From The First Sentimental Education

I am reading up on Flaubert on a whim, partly, though also because he wrote in the first person present tense, a device sometimes attacked as a recent literary pretension (and as such, an unwanted upstart, aesthetically). More on that on a post to come hopefully this weekend.

I found this inside the introduction to Flaubert’s The First Sentimental Education:

  • I too have had my period of nervousness, my sentimental stage; and like a galley slave, I still carry it’s mark on my neck. Besides, can one ever forget anything, does anything ever disappear, can one separate himself from anything at all? Even the most frivolous of persons, if they could reflect for a moment, would be astounded at what they have retained of their past. There are subterranean constructions in everything; it’s only a question of surface and depth. Plumb the depths and you shall find.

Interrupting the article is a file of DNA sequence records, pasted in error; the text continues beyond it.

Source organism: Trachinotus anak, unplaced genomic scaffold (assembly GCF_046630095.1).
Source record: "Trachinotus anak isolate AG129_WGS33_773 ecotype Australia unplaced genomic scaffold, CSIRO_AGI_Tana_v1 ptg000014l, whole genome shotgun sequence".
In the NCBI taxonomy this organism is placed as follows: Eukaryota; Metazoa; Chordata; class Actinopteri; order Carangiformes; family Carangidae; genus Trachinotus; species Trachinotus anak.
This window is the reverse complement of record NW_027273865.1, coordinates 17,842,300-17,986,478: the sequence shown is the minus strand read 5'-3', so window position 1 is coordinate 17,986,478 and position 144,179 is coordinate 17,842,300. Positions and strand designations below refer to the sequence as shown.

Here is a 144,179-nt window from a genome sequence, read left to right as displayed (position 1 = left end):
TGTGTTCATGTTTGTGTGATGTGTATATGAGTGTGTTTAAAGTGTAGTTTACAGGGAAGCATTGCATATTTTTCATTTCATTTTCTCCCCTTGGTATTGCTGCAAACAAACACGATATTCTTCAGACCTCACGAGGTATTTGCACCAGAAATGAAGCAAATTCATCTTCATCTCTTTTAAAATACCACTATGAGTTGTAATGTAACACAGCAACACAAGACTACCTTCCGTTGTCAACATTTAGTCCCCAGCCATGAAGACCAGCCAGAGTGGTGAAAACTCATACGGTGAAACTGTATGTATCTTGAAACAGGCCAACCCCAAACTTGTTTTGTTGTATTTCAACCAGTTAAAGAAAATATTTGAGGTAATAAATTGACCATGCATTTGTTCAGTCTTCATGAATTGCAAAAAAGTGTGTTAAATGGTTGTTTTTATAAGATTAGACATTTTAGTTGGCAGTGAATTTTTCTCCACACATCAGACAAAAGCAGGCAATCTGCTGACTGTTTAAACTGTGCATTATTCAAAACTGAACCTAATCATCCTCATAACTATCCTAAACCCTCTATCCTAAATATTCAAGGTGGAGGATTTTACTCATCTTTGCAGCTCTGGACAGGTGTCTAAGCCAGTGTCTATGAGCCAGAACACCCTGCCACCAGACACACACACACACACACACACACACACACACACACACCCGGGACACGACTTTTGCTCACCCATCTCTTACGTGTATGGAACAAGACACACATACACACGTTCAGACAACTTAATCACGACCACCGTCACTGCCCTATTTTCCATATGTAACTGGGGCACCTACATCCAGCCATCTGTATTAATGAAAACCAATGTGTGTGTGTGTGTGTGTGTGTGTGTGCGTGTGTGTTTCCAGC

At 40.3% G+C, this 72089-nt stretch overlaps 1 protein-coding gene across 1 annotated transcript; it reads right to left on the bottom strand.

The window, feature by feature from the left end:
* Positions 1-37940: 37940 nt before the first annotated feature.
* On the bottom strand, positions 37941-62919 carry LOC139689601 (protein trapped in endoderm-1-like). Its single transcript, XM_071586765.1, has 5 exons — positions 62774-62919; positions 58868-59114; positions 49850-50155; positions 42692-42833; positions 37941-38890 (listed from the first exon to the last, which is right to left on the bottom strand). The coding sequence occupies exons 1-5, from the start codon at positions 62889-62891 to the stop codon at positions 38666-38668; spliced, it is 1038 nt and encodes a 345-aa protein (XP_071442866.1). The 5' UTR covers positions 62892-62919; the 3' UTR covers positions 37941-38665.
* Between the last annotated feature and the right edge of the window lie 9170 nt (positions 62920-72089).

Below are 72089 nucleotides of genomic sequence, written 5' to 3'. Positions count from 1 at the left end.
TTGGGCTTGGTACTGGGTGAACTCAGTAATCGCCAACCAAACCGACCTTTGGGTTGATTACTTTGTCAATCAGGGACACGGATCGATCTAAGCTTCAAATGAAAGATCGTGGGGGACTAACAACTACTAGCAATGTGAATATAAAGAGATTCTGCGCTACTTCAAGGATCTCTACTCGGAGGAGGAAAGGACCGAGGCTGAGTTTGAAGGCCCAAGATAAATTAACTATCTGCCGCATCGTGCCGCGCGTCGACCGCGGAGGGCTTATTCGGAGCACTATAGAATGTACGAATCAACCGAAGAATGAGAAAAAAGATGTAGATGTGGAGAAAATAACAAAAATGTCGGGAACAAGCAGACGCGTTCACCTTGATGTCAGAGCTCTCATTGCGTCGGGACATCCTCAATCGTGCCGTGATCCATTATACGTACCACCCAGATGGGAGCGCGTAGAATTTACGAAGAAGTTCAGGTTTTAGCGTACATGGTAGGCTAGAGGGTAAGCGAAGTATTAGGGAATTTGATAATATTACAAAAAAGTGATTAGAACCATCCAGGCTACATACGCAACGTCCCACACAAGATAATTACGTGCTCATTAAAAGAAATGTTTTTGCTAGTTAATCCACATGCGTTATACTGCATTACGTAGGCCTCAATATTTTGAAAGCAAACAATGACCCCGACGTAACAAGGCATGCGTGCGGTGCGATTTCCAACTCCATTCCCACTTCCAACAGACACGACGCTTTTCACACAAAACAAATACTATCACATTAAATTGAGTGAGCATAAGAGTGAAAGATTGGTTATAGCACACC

It is much on my mind.

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3 thoughts on “From The First Sentimental Education

  1. Elizabeth Benedict says:

    Do you know that Richard Howard is doing a new translation? I think he said that the French “sentimental” really means “emotional.” Which it seems to in the passage you quote. I haven’t read it in decades, but this makes me want to.

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